Preventing Sexual Harassment In The Workplace

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At a time when disclosures of sexual misconduct arrive every day with the morning news, companies are being forced to recognize their own legal duty to protect workers from sexual harassment.

The list of high-profile men accused of sexual harassment in the workplace continues to grow, with figures in media, politics, entertainment, Wall Street and virtually every other industry in America coming under increased scrutiny. At a time when disclosures of sexual misconduct arrive every day with the morning news, companies across the United States are being forced to recognize their own legal duty to protect workers from sexual harassment.

Too often, companies have discharge this duty with nothing more than a written policy that never moves beyond the pages of an employee handbook distributed to new hires.

Preventing sexual harassment – and investigating complaints of harassment that have already occurred – requires a more comprehensive approach, establishing clear and enforceable  boundaries and ensuring that all employees are reminded of the policies in place.

Most important, a company’s employees must believe that management is serious about a harassment-free workplace. If employees do not believe that management has bought into the process, then no amount of training will help.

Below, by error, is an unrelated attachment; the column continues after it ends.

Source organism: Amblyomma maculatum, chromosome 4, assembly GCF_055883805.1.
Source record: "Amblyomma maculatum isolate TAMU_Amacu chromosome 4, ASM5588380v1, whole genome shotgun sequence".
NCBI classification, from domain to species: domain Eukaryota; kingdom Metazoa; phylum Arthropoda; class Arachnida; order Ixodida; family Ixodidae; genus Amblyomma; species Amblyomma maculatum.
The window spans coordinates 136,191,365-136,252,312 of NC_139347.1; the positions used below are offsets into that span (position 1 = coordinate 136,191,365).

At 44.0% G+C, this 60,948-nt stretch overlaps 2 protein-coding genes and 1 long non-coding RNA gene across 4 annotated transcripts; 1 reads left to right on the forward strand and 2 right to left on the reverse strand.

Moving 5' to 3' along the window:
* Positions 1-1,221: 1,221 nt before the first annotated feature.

“A company that does not have people designated to hear sexual harassment complaints does not have a real policy in place.”

Creating a Comprehensive Policy

The policy should start with a general definition of sexual harassment, similar to the definition used by the Equal Employment Opportunity Commission (EEOC): harassment of a person (an applicant or employee) because of that person’s sex, including unwelcome sexual advances, requests for sexual favors, and other verbal or physical harassment of a sexual nature.

I also recommend that the policy include examples that demonstrate what exactly constitutes sexual harassment. This is crucial. Many harassers do not think of themselves as harassers, and regard their own behavior as playful, harmless or otherwise acceptable. By providing specific examples, a company clearly shows behaviors that are not normal, should not be accepted and in fact violate company policy.

Workshops with trained experts on sexual harassment are another useful method for demonstrating the difference between right and wrong in the workplace, and have the additional benefit of involving employees in the process so they can be educated.

A company needs to keep employees aware of its sexual harassment policies by requiring periodic training, perhaps every year, to remind workers about the rules, particularly if there are any changes.

Encouraging Employees to Report Sexual Harassment

Reporting has unfortunately been very difficult for the victims of sexual harassment. Victims often feel frightened about the consequences of reporting inappropriate behavior, especially when it is a direct boss or another higher-ranking employee at fault. This results in a fear of retaliation.